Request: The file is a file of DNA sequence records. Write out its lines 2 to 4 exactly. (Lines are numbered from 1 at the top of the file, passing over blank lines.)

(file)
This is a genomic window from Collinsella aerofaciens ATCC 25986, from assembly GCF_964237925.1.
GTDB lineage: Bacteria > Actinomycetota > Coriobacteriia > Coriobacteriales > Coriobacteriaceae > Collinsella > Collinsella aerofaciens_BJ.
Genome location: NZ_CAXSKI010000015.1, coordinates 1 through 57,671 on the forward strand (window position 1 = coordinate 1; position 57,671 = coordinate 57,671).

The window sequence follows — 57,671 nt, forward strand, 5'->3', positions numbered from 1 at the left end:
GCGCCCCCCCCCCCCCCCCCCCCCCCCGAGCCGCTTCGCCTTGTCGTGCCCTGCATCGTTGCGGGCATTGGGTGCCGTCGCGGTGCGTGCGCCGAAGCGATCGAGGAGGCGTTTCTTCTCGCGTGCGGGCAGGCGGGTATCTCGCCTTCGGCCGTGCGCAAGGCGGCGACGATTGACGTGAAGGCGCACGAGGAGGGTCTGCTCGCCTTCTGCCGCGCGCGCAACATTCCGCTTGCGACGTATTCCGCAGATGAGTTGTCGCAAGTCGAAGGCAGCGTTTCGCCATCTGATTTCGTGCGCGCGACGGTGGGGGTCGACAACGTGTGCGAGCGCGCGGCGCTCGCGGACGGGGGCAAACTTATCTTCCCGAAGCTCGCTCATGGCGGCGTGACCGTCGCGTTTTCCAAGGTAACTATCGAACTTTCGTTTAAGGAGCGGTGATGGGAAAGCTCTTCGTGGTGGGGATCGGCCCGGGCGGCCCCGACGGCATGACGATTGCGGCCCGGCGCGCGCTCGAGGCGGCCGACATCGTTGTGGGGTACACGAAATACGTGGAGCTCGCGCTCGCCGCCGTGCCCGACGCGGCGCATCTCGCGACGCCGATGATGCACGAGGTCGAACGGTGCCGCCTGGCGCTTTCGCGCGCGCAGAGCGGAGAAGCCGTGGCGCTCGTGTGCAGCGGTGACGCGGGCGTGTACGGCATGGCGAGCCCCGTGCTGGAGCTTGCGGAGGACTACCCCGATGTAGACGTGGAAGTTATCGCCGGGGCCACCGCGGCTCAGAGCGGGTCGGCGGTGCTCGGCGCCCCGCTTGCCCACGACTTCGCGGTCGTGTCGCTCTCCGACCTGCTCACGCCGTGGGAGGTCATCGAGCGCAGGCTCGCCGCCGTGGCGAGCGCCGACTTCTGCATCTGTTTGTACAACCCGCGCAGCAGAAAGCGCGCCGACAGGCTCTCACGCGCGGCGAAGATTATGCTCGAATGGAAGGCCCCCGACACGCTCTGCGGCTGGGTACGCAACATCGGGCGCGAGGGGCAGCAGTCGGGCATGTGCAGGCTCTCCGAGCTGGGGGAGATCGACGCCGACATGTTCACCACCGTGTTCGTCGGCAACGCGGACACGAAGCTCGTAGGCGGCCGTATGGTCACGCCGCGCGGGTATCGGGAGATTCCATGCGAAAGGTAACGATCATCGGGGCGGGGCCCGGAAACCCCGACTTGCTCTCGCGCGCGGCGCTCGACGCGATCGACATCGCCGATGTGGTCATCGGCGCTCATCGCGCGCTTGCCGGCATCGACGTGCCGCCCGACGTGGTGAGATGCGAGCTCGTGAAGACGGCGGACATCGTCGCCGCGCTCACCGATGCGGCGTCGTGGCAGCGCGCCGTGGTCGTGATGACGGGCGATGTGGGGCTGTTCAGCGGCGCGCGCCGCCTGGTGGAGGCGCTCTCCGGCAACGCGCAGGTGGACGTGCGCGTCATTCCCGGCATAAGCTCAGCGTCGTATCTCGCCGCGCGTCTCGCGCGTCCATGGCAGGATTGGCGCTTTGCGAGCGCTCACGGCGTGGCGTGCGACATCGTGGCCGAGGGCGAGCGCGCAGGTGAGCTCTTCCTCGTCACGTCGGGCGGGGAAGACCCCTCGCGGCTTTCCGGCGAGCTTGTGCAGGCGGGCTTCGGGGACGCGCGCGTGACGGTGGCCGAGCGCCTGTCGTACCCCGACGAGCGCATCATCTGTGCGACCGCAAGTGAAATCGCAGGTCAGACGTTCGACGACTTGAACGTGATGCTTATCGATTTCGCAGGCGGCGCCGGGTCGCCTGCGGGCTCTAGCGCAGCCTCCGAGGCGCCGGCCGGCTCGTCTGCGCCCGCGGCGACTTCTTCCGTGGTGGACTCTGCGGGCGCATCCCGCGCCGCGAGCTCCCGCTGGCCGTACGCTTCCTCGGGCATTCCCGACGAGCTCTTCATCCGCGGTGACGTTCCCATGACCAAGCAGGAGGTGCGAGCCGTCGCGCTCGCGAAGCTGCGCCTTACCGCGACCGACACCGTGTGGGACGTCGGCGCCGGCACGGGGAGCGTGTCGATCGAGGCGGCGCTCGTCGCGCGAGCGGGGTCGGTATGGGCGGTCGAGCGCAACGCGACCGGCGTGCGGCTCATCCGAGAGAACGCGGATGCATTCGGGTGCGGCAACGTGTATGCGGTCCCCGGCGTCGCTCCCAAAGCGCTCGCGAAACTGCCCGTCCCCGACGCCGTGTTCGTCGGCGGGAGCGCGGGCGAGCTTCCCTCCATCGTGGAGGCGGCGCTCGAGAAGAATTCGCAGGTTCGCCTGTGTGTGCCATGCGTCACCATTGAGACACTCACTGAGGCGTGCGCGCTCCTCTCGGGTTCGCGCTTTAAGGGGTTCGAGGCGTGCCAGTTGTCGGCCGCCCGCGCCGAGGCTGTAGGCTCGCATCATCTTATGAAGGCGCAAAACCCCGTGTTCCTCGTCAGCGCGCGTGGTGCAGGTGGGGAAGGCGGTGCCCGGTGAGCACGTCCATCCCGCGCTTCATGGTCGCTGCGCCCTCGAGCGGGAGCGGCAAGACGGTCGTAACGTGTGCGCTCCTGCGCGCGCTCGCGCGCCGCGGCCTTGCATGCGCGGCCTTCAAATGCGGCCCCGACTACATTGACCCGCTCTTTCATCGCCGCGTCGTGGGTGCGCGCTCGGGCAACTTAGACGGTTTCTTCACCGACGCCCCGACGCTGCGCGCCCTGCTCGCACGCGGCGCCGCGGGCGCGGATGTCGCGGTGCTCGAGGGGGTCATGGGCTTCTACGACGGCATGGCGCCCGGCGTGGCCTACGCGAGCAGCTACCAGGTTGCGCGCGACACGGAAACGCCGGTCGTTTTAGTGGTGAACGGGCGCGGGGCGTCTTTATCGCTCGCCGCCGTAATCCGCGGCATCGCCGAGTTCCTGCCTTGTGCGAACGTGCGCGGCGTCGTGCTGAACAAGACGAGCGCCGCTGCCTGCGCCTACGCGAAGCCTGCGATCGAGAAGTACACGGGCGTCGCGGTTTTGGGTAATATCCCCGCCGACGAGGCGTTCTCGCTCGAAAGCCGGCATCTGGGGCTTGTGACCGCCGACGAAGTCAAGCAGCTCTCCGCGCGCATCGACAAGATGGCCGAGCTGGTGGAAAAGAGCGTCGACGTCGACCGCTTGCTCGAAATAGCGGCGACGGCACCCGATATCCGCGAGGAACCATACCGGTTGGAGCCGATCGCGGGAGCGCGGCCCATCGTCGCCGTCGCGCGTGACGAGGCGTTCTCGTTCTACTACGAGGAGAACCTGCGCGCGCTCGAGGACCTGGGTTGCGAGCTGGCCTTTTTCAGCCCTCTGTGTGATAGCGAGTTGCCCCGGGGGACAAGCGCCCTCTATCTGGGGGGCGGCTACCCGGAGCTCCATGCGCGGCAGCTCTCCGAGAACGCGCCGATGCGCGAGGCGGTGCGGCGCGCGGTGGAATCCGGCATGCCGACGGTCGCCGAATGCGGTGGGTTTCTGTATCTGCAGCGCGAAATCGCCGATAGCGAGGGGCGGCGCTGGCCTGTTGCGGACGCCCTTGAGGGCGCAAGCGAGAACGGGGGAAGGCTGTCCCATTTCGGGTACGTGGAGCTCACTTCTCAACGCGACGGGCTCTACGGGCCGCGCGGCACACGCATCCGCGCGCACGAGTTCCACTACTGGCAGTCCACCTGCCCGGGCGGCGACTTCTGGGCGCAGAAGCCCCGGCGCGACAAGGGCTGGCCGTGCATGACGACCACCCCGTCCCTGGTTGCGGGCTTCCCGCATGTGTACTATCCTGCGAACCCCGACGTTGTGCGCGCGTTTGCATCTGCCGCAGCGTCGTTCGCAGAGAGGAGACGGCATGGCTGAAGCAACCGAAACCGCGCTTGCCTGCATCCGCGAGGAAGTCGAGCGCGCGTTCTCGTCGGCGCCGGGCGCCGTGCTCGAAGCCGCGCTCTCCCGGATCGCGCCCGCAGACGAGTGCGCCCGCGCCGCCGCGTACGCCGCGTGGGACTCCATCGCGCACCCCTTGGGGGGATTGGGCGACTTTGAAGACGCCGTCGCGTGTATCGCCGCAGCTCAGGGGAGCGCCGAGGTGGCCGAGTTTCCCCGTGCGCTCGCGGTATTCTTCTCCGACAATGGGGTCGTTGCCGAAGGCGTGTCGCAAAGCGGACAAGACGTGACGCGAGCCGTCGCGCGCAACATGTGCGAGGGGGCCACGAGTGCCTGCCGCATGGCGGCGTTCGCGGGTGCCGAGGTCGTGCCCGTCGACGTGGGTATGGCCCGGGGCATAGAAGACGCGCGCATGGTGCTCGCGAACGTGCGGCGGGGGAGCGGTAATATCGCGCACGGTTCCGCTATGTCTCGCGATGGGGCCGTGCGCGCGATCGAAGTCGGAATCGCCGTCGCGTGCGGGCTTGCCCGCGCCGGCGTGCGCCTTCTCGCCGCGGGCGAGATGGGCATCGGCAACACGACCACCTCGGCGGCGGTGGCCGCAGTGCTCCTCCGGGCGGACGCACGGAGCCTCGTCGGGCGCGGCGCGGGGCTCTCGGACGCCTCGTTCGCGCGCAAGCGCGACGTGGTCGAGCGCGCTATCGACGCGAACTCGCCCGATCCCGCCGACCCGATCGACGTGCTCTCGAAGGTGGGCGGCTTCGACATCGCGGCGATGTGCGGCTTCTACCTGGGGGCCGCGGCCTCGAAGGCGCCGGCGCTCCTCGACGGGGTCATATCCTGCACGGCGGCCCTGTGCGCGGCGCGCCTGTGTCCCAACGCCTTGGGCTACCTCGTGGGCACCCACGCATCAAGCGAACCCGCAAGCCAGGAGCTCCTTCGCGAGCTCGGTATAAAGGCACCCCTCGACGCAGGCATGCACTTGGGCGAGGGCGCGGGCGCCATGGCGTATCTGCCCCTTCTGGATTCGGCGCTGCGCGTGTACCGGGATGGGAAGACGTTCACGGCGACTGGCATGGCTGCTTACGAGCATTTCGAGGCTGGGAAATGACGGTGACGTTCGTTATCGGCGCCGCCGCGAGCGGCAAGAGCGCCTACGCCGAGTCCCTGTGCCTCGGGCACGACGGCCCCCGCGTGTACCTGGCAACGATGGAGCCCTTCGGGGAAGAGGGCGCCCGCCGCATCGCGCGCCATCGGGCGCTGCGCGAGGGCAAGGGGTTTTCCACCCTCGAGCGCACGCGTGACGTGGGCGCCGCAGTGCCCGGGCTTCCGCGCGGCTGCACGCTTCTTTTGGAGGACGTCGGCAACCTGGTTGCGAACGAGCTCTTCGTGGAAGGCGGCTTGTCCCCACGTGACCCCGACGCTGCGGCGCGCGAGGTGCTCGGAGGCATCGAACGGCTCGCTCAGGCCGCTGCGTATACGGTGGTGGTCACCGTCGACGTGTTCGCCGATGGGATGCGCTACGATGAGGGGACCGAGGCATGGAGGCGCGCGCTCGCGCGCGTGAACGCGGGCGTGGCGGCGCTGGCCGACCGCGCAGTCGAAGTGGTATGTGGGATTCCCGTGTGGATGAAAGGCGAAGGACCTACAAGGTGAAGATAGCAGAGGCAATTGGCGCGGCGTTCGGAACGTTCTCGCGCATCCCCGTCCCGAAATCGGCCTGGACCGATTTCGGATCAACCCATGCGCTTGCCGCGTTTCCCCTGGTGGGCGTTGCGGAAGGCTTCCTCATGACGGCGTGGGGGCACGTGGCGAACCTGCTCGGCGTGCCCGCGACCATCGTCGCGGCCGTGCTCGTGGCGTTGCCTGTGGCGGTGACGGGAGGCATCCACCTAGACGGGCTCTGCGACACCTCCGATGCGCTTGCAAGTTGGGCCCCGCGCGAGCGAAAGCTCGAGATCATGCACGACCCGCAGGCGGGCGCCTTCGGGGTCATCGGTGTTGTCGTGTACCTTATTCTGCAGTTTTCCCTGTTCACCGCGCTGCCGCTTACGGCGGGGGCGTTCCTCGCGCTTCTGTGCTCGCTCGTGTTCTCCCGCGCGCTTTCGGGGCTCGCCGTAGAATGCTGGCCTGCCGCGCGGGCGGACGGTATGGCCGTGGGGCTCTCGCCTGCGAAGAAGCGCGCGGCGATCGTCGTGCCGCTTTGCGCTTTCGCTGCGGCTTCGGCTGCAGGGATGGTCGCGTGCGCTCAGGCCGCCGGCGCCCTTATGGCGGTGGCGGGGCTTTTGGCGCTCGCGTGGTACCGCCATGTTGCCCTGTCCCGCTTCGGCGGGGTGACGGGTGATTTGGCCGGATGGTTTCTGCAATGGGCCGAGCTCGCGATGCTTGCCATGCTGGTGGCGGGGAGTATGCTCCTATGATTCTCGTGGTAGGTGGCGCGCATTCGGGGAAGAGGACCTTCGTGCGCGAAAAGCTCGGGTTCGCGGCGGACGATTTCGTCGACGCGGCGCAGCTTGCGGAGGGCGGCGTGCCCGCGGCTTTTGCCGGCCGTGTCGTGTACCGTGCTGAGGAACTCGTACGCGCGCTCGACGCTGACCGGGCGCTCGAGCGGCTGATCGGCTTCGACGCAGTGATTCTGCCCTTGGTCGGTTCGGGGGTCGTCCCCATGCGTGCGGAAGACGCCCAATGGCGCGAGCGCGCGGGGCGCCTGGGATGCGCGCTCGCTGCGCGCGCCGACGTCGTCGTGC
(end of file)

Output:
GTDB lineage: Bacteria > Actinomycetota > Coriobacteriia > Coriobacteriales > Coriobacteriaceae > Collinsella > Collinsella aerofaciens_BJ.
Genome location: NZ_CAXSKI010000015.1, coordinates 1 through 57,671 on the forward strand (window position 1 = coordinate 1; position 57,671 = coordinate 57,671).

The window sequence follows — 57,671 nt, forward strand, 5'->3', positions numbered from 1 at the left end: